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Smith’s ‘six Rs’ shaped future for college

March 16, 2013
By Beth Henry-Vance City Editor (bhenry@theintermountain.com) , The Inter-Mountain

When G.T. "Buck" Smith became president of Davis & Elkins College on July 1, 2008, he announced a six-step philosophy he and the board of trustees have used as a guide during his tenure.

The "six Rs" were crafted to lead the college in a positive direction. Those guiding principles were: to reduce expenses, recruit students, retain students, raise funds, renew programs and reach for new opportunities.

"That's essentially been our strategic plan," Smith said in an interview Friday evening at The Inter-Mountain.

Article Photos

The Inter-Mountain file photo
Davis & Elkins President G.T. ‘Buck’ Smith will step down from his post June 30, but will continue to serve the college as president-emeritus.

As an example of the plan's success, he pointed to significant improvements in student recruitment.

"Recruiting increased by 50.5 percent in only one year," he said, noting the hike was driven primarily by the Highlands Scholar Program.

That scholarship is available to students - in the seven counties surrounding the college - who have a 2.5 or better GPA. Smith said there were 16 new D&E students from those counties in 2008. The next year, there were 87, and today, that number is 287.

"It (the scholarship) made it possible for students to go to college," Smith said. "If you are serious about getting an education, you can get it at D&E."

The program has become a keystone of the college's mission, he said.

Another accomplishment achieved during Smith's tenure has been fundraising. He said the college has raised close to $25 million in gifts in the past five years.

"The key here has been the generosity of members of the board of trustees, and people in the community, ... alumni, family and friends," he said.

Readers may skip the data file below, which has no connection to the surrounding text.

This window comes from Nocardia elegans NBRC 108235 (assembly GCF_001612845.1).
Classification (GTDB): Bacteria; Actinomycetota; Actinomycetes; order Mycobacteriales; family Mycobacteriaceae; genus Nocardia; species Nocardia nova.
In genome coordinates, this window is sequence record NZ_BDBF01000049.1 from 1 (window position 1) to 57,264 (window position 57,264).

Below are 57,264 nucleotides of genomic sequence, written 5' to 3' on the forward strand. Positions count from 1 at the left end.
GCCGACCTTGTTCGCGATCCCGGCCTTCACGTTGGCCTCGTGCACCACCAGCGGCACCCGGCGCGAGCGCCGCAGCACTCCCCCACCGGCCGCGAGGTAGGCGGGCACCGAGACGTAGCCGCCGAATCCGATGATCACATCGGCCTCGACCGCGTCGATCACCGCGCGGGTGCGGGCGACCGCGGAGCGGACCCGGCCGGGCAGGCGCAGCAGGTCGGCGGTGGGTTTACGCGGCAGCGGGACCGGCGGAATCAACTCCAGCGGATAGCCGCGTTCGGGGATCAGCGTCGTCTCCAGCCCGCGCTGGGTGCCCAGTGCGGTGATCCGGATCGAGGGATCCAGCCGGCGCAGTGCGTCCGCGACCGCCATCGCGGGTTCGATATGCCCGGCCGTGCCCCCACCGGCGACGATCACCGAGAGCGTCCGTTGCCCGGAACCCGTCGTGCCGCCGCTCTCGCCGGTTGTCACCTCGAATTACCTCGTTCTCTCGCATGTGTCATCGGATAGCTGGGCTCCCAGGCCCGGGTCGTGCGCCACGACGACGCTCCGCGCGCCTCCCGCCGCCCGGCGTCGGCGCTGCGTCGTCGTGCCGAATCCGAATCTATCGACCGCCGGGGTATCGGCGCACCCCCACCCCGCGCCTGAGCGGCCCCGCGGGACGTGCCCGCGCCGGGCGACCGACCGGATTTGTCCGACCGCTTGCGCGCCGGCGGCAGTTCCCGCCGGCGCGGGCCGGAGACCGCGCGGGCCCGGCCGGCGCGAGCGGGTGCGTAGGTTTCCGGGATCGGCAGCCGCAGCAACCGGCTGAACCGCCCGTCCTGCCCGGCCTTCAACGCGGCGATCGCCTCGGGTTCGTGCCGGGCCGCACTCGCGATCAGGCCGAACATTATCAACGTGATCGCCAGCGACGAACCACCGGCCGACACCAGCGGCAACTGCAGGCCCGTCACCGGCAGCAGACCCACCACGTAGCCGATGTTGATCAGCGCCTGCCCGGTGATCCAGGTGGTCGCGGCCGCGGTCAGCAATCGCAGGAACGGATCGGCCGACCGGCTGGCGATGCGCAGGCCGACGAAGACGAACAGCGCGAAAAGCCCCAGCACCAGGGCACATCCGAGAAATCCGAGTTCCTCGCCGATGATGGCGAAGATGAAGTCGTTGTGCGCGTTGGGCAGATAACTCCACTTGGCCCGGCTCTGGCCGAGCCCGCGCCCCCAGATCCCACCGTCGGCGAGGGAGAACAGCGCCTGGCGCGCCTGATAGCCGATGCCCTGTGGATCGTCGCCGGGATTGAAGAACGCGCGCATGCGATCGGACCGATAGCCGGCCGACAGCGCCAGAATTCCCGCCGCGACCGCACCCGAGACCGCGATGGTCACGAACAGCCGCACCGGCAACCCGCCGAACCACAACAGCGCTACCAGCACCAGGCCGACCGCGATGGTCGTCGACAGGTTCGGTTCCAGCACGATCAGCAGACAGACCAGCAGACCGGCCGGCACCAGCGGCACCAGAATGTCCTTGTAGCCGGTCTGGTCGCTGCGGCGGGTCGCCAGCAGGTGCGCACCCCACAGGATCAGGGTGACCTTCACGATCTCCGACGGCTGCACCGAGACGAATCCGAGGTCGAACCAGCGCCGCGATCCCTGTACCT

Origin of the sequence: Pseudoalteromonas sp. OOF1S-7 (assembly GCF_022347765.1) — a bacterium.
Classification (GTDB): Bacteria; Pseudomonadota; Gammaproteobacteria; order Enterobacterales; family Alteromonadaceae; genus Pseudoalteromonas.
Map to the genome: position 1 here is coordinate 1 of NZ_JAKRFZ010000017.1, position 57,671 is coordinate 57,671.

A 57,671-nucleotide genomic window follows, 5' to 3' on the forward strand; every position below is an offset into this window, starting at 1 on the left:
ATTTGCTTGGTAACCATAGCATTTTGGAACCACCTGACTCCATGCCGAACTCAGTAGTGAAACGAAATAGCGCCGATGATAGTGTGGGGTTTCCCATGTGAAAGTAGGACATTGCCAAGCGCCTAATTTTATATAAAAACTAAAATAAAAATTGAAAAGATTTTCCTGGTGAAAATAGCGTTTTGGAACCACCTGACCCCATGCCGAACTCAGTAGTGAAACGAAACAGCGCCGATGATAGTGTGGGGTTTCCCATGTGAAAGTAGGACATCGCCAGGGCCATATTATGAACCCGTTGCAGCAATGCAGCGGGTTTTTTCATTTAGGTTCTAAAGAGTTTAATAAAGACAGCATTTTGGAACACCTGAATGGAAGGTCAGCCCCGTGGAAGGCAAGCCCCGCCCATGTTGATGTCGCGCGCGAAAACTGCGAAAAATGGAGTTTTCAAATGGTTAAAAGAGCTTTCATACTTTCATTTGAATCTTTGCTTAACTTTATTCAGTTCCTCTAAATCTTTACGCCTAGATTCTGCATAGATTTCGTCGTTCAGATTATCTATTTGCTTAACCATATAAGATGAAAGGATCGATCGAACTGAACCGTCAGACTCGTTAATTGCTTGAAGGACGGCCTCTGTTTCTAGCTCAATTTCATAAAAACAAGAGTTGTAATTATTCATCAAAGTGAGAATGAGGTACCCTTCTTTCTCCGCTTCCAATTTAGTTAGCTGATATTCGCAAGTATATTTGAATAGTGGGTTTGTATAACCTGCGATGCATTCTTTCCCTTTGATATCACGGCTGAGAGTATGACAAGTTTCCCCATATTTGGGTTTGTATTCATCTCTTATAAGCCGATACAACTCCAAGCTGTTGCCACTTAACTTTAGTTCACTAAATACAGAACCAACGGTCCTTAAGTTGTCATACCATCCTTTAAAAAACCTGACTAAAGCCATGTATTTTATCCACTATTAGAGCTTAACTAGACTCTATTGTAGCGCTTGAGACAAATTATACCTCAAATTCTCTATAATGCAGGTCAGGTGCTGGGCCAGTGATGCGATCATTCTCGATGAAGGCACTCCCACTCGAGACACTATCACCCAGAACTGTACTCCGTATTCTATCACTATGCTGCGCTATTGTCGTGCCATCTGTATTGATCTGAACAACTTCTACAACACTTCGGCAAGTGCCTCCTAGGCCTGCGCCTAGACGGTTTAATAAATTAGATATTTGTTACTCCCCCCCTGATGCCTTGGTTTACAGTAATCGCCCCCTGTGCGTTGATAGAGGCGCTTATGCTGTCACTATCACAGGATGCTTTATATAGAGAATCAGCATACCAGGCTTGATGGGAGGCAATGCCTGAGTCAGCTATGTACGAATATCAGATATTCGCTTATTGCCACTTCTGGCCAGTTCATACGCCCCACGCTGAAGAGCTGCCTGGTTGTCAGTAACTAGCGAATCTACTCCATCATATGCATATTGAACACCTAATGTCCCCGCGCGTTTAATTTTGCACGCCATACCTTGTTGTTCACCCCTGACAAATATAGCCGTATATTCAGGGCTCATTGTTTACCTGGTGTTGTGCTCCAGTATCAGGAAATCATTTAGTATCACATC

D&E also became debt-free with Smith at the helm. After owing more than $10 million to the bank in 2008, those debts were paid off by Nov. 7, 2012, Smith said.

"We are among a handful of colleges in the country that have no outside debt," he said, noting he didn't want to take credit for the college's overwhelming success in the past five years, which included more than $10 million in campus improvements.

He said all members of the board "are the people who really transformed the college. I just got to be in a role to help their vision become a reality."

Smith specifically highlighted the work of Board Chairman Paul Stirrup, who "reported for duty" at D&E the same day Smith became president.

Working with Stirrup, June Myles and all members of the board of trustees was a true pleasure, Smith said, adding he also enjoyed working with the generous supporters of the college, including donor James McDonnell.

"Serving D&E has been the highlight of my life ... because of the people," he said. "D&E is such a positive, can-do place. You don't find that universally and throughout, (other colleges) don't have that kind of ethos. It's very special."

Another high note from his time as president was seeing the board of trustees recommend that the new softball field be named in honor of his wife, Joni. He called it "the most touching moment of my life."

He said she has acted as a mother to all D&E students over the past five years, and "you could count on one hand the number of sports events she has missed" in the past few years.

Affirming the positive direction of D&E, Smith said this time is a "renaissance in the spirit of hope and the possibility of the future, not only for the college, but also for everyone associated with the college, reaching the wider community."

 
 

 

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